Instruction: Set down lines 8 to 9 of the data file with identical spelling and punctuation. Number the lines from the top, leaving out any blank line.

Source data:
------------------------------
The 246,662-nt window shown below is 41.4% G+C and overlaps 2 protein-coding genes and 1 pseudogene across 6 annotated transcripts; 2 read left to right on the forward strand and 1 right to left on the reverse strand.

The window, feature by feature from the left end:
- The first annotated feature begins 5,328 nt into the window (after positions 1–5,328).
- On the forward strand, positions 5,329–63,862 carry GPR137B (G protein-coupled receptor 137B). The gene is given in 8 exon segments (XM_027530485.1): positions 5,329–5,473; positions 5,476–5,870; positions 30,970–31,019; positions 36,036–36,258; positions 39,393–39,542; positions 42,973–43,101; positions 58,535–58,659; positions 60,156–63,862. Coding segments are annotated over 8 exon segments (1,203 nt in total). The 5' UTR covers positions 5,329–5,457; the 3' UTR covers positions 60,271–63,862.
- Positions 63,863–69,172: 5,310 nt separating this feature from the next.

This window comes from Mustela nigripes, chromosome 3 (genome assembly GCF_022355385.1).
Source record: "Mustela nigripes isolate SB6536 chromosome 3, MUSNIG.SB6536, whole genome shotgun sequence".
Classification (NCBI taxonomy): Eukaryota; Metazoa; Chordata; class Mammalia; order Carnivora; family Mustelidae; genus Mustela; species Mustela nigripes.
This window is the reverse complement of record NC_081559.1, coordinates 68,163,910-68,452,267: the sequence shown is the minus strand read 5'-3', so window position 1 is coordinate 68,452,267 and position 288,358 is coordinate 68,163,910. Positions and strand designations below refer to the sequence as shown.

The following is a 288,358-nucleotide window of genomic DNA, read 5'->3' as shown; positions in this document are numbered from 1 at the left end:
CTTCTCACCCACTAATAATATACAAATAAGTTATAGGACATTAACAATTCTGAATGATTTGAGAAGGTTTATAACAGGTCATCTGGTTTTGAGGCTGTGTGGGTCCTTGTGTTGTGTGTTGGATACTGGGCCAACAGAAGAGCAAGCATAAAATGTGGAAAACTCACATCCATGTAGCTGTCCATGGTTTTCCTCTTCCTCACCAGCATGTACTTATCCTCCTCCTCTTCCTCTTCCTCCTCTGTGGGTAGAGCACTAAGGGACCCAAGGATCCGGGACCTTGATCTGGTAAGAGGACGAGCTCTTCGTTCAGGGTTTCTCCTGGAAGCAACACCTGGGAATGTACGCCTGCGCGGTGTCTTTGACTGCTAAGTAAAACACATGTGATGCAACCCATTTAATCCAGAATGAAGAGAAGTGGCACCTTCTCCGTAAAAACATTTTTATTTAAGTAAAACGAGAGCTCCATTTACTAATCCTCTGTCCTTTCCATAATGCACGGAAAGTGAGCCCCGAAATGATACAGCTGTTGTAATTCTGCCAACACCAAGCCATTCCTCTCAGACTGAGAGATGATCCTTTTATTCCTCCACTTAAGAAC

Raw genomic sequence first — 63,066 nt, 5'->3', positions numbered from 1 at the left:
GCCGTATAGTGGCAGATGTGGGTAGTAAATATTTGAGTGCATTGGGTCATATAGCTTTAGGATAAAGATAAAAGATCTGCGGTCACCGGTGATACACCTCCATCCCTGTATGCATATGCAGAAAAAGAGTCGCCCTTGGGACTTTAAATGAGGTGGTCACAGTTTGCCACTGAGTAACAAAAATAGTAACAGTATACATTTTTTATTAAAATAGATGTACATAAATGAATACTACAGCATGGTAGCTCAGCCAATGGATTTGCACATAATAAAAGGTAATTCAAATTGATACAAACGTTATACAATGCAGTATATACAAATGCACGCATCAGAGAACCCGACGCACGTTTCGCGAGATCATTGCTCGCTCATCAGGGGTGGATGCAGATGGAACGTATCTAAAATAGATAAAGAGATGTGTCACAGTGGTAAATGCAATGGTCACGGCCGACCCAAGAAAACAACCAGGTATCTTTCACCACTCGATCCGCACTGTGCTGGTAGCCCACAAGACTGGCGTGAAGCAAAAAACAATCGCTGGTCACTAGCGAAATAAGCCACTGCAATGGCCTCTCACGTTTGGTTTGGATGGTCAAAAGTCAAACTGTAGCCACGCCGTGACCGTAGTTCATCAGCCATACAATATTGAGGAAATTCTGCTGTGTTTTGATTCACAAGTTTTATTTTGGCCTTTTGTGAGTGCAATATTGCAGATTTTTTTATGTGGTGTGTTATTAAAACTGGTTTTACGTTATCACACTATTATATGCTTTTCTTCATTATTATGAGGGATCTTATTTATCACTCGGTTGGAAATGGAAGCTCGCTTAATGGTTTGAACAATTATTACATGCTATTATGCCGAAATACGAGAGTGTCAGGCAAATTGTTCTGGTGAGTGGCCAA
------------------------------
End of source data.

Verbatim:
Classification (NCBI taxonomy): Eukaryota; Metazoa; Chordata; class Mammalia; order Carnivora; family Mustelidae; genus Mustela; species Mustela nigripes.
This window is the reverse complement of record NC_081559.1, coordinates 68,163,910-68,452,267: the sequence shown is the minus strand read 5'-3', so window position 1 is coordinate 68,452,267 and position 288,358 is coordinate 68,163,910. Positions and strand designations below refer to the sequence as shown.